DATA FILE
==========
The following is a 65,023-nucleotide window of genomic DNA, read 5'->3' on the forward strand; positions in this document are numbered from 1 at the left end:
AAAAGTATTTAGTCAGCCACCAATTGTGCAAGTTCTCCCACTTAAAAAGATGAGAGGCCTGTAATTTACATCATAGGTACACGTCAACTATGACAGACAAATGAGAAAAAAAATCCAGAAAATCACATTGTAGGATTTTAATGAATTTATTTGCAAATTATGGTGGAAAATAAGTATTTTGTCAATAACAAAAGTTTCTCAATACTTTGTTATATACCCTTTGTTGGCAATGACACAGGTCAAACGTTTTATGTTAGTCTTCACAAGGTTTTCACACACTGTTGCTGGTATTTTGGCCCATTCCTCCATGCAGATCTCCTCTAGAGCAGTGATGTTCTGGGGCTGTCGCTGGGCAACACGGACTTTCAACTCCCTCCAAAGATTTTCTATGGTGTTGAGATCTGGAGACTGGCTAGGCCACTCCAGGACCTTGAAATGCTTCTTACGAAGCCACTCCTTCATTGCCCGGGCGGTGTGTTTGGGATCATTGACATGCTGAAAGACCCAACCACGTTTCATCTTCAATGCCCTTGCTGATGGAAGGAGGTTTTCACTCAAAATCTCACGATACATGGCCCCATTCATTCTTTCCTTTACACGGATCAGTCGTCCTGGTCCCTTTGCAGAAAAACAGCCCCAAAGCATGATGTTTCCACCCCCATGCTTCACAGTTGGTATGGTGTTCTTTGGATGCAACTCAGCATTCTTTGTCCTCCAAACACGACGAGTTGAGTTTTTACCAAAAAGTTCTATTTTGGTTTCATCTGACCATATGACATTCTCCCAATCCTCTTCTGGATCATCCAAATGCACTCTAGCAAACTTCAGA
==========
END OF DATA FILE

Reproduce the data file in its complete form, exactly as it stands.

The following is a 65,023-nucleotide window of genomic DNA, read 5'->3' on the forward strand; positions in this document are numbered from 1 at the left end:
AAAAGTATTTAGTCAGCCACCAATTGTGCAAGTTCTCCCACTTAAAAAGATGAGAGGCCTGTAATTTACATCATAGGTACACGTCAACTATGACAGACAAATGAGAAAAAAAATCCAGAAAATCACATTGTAGGATTTTAATGAATTTATTTGCAAATTATGGTGGAAAATAAGTATTTTGTCAATAACAAAAGTTTCTCAATACTTTGTTATATACCCTTTGTTGGCAATGACACAGGTCAAACGTTTTATGTTAGTCTTCACAAGGTTTTCACACACTGTTGCTGGTATTTTGGCCCATTCCTCCATGCAGATCTCCTCTAGAGCAGTGATGTTCTGGGGCTGTCGCTGGGCAACACGGACTTTCAACTCCCTCCAAAGATTTTCTATGGTGTTGAGATCTGGAGACTGGCTAGGCCACTCCAGGACCTTGAAATGCTTCTTACGAAGCCACTCCTTCATTGCCCGGGCGGTGTGTTTGGGATCATTGACATGCTGAAAGACCCAACCACGTTTCATCTTCAATGCCCTTGCTGATGGAAGGAGGTTTTCACTCAAAATCTCACGATACATGGCCCCATTCATTCTTTCCTTTACACGGATCAGTCGTCCTGGTCCCTTTGCAGAAAAACAGCCCCAAAGCATGATGTTTCCACCCCCATGCTTCACAGTTGGTATGGTGTTCTTTGGATGCAACTCAGCATTCTTTGTCCTCCAAACACGACGAGTTGAGTTTTTACCAAAAAGTTCTATTTTGGTTTCATCTGACCATATGACATTCTCCCAATCCTCTTCTGGATCATCCAAATGCACTCTAGCAAACTTCAGA